Words of wisdom from Arthur Woodgate to the young people of Rye (January 2011)
Although I’m rather old, I was once young and strong enough and faced the world with the same economic situation as you young people of today. Now, here I am at 98 years of age, sat here wondering how I can make you feel a bit better than you do, and as I can’t collect up all the currency and share it out amongst you, so I am now going to tell you how I saw life in the 1920s/30s by telling you how I got through that big depression, My father bound me as a legal apprentice in 1928, as Rye Builders were very busy, so I had a good training in the first part up to the 1930s. I finished my time as the great depression began to bite and got the sack. Looking around for a job, I didn’t see any so to the dole office and join the queue I went. In those days we had to sign on each morning at the dole office which was in Wish Street next to the “Pipemakers Arms”. At one time, whilst I was a member of the signing crowd, we stretched right round the square of Wish Street, Wish Ward and The Strand. One or Two tanks came with their guns showing and circled round us – that caused some disturbance and the war office said it was part of their practice and they were removed.
I didn’t believe the war office and still don’t, nor I think did anyone else. I didn’t stay long out of work and gradually money started to move about and dole queues started to get shorter. As money began to be spent by those who had it to spend the better off we got. It would be odd to say that great sums were being spent for preparations for war and we don’t want that to happen again but there are plenty of ways to spend We replaced the cinema that had been destroyed by war and we had plenty of repair work, but it was not all just replacements. We, I remember, built a new nurses home for the Hill House Hospital (previously Rye Work House).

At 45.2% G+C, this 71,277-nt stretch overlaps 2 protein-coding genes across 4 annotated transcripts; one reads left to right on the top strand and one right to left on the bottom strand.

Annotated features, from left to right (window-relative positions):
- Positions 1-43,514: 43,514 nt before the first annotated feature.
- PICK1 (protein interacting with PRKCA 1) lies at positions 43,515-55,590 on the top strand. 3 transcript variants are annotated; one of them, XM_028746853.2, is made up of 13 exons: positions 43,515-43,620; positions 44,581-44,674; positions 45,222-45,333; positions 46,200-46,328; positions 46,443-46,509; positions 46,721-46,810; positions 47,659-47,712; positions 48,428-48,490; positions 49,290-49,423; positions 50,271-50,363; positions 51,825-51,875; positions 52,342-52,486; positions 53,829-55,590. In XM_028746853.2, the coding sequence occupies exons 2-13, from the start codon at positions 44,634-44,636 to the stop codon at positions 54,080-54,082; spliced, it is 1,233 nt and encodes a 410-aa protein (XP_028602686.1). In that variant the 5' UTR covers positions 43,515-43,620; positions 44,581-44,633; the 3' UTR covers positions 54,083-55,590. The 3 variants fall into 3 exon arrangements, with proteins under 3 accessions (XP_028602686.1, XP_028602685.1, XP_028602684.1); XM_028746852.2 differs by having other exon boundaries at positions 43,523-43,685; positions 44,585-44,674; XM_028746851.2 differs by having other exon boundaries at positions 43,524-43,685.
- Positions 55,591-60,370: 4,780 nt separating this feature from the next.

Here is a story, I remember when the Hill House Project was being built. A young family man, who had spent some time on benefits, came walking up Rye Hill waving a newspaper and shouting we are having to pay £20,000 for a new princess, but they think my wife is only worth ten shilling a week. I can remember getting seventeen shillings and four pence a week as a single man (less than £1) [never did find out what the four pence was for!]. When a family was started, ten shillings (50p today) and five shilling for each child. I quite expected some more to join in behind our man with the paper and some sort of protest to start, but it didn’t happen. I hope this will provide some hope to you and realise that all economic slopes do have bottoms and however deep this one gets, it will, like the one in the 30s come to an end for we live in a “boom and bust” society. There will be slopes but most lots shallower and this sort of society Gordon Brown was trying to kill, but he didn’t. However, as it was forecast we are living longer – lets try to have happy lives and live close to the 100. In spite of all the draw backs, I’ve made it to 98 so far – so from one generation to another, I can only hope you will enjoy a happier life than we did in the thirties. So from the 20th century I wish you a happy 21st!
“Rye’s Own” January 2012
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